The reality is that Snyder produced a painstaking almost panel by panel faithful adaptation of the source material, with a director’s cut which even featured the largely symbolic and meta Tales of the Black Freighter segments (the comic story within the comic). Most of the casting was spot on with Jackie Earle Hayley breathing life into the gruff ginger anti-hero of Rorschach whilst (a pre Negan) Jeffrey Dean Morgan was inspired as The Comedian. There are few missteps in acting and script throughout this disturbing tale of hero outcasts, other than the much criticised ending which swapped out the giant squid of the comic for a different yet equally destructive final event. The ending still largely maintains the same end game and meaning as the book, but it is understandable that some will not forgive this transgression.
Many believe that Snyder shouldn’t have gone all in on the source material, others feel this is as accurate version of the graphic novel as we could have hoped for. For those neutrals out there that haven’t read Alan Moore’s dark and unsettling cold war parody of the super hero genre, Watchmen is a movie worthy of your time.
Other Worthy Mentions
If you ignore the fact this bares so little resemblance to the comics it is based on you can certainly appreciate that this is a surprisingly decent action film even if most were less than thrilled with what Keanu Reeves and Shia LaBeouf brought to the adaptation (I don't agree), plus Peter Stormare is inspired as the Devil.
A Verhoeven classic despite its B-movie aesthetics and budget. Even the sequels aren't bad if you have the hours spare.
Imran's favourite has to get a mention. Walking Statue of Liberty and weird ‘be nice to each other’ messaging aside, this is still an incredibly fun continuation of the first film.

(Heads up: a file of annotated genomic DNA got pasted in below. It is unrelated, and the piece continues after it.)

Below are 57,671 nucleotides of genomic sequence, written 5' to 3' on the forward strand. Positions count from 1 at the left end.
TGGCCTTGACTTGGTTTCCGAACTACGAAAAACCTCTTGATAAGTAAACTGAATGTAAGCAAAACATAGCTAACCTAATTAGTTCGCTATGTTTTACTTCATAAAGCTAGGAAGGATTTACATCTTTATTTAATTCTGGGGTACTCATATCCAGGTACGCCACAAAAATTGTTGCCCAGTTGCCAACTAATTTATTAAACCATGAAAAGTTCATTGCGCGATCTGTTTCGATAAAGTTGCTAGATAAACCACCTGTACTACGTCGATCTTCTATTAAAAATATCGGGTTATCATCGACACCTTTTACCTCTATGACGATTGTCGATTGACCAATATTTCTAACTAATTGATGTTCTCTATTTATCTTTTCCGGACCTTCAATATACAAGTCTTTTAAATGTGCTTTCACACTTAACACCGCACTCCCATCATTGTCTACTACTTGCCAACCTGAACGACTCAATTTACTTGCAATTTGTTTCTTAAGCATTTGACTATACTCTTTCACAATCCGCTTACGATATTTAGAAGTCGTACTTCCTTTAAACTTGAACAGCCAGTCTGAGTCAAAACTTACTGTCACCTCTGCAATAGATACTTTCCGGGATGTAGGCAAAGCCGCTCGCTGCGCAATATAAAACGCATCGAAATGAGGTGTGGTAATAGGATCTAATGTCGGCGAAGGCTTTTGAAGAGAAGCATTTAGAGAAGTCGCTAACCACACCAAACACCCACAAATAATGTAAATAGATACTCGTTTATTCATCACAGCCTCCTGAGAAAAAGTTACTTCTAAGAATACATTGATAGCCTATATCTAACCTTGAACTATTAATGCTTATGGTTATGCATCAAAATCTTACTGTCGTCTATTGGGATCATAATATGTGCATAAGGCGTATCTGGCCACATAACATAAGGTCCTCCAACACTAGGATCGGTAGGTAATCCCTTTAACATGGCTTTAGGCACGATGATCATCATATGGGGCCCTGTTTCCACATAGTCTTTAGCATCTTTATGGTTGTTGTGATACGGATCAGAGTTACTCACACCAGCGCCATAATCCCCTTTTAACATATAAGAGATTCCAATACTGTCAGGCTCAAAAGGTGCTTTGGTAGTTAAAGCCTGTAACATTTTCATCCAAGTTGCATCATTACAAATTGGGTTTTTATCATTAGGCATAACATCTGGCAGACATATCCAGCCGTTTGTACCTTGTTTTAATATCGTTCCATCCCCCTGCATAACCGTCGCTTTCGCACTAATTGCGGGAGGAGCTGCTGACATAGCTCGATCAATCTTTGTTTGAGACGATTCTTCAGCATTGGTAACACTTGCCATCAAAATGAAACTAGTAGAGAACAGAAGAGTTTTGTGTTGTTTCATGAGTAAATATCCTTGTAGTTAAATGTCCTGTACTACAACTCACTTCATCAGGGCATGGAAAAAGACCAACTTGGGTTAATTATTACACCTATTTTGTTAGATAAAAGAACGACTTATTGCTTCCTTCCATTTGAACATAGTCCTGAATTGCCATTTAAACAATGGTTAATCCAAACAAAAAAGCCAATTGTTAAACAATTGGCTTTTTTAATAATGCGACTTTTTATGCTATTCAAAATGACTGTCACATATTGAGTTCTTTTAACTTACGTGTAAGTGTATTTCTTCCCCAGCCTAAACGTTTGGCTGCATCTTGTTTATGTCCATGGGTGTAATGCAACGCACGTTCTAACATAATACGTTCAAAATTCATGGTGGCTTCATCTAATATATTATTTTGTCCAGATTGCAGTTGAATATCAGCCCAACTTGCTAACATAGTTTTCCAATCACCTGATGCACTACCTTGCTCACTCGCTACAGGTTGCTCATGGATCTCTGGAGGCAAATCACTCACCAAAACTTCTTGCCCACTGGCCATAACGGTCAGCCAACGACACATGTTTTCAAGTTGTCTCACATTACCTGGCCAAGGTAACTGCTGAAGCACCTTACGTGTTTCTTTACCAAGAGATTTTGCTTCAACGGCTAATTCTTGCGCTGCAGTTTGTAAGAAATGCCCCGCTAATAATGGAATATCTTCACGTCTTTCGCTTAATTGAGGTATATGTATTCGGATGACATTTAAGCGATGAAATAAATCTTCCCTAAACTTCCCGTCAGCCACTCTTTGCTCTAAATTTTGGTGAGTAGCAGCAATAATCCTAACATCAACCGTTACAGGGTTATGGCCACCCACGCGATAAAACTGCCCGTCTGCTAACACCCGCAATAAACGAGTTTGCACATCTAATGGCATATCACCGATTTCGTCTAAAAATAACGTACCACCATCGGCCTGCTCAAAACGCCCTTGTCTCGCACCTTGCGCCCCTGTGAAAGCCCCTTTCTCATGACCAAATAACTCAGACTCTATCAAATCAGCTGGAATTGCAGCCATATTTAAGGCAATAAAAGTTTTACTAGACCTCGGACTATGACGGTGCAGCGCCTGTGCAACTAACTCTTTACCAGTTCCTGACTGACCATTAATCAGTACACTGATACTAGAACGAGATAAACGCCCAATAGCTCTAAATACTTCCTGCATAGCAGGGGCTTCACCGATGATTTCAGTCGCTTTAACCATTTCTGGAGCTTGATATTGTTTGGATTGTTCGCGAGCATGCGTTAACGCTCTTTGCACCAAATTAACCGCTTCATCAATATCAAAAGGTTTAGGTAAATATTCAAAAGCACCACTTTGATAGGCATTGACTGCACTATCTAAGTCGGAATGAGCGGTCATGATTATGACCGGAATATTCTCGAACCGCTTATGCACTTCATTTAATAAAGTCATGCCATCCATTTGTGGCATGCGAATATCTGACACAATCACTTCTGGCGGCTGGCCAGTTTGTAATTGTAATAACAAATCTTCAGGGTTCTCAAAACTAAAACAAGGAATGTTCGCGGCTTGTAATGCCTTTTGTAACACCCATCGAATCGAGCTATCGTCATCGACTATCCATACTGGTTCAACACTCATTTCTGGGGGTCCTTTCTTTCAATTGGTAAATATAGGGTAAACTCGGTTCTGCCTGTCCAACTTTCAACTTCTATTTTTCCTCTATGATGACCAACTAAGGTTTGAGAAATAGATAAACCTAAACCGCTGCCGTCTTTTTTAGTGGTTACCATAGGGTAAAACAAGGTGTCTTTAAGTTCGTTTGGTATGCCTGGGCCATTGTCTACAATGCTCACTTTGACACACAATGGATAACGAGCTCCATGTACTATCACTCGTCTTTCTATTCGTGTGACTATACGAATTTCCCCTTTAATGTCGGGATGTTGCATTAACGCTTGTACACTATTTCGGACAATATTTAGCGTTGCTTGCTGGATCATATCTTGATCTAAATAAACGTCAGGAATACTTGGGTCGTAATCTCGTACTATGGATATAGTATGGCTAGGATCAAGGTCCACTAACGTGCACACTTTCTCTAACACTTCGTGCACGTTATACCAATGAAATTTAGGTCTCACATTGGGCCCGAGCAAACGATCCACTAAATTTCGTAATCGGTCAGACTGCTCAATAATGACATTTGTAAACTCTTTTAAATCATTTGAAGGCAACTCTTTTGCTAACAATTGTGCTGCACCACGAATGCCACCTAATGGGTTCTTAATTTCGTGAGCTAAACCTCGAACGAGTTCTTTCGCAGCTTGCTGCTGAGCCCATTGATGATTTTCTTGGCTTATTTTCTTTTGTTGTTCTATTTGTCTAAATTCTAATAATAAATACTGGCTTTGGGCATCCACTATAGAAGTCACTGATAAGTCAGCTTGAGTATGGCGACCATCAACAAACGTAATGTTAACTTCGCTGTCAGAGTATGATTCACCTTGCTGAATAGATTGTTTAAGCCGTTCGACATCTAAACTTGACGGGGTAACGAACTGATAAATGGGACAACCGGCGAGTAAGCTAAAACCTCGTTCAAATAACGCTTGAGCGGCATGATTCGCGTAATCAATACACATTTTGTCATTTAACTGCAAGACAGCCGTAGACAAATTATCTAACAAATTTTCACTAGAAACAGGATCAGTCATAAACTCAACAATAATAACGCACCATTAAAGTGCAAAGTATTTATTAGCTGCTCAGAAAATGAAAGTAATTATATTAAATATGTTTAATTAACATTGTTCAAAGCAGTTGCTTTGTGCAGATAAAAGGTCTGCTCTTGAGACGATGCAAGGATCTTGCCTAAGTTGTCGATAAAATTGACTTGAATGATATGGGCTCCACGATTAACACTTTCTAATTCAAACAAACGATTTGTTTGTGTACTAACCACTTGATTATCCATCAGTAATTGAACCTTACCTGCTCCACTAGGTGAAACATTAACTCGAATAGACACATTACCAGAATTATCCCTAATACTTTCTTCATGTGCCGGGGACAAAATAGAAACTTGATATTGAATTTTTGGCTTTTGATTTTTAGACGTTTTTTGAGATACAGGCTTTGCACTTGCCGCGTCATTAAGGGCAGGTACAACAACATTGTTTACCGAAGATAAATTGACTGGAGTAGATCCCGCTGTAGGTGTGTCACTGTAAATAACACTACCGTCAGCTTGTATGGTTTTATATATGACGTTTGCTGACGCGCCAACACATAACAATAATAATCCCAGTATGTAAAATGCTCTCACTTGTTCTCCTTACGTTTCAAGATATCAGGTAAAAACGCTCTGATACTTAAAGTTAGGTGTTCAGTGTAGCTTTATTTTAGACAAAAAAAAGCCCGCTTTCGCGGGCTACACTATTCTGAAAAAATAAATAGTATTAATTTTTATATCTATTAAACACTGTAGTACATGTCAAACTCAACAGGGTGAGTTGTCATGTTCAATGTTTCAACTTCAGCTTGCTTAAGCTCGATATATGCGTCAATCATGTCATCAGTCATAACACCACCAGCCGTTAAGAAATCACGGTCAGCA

Whilst the concept of sticking the brain of a drug-pushing addict into a giant highly armed robot maybe as ridiculous as it sounds, it does make for more fun dystopian shenanigans.
(Is there a pattern here!?) Gloriously silly and featuring a plot that looks like it was created by a bunch of excitable four year olds. Gremlins 2 succeeds more than it fails even if it does this by throwing so much sticky green madness at the wall that it was inevitable that some would stick.
Revenge of the Sith
Phantom Menace and Attack of the Clones were not complete turkeys even if they had their fair share of foul Christmas trimmings. But Revenge of the Sith has just enough payoffs to make it watchable, including the lava soaked battle between Obi Wan and Anakin. Not a classic, but if you can curb your Jar Jar Binks hate you might reclaim your love of the prequels even if you won't wipe out the memory of Last Jedi.
If you loved the original then it’s hard not to appreciate the love that went into the 2010 sequel. The film rarely disappoints, the plot is a little clunky but the overall acting and story mostly delivers. Sadly 28 years was probably two long to leave creating a follow to the 1982 original, with the dedicated fanbase too small to make the kind of billions the studios these days demand from their franchises. TeeJ's favourite also!
Episode #3 of the Close Encounters of the 4th Kind podcast sees Tee-J, Imran and Dan discuss things we watched as kids in the 80s and 90s but after refocusing on them with 2019 goggles, we ask whether some of these things were really ok - is the notion of the Bond girl really something to be revered? How were Doc and Marty even best friends anyway? Apu may be a beloved Simpsons character but are we actually crossing lines of impropriety? Tune in as we ruin all of our childhood favourites (and more)!
Top 10 Most Underrated Action & Sci Fi Films - Part 1
by Dan Collacott
In our second podcast we discussed some of the films that we felt passionately about that most critics and members of the general population tend to dislike or overlook completely. Here is a list of the most under rated movies in the last twenty years.
10. Heartless (2009)
Director: Philip Ridley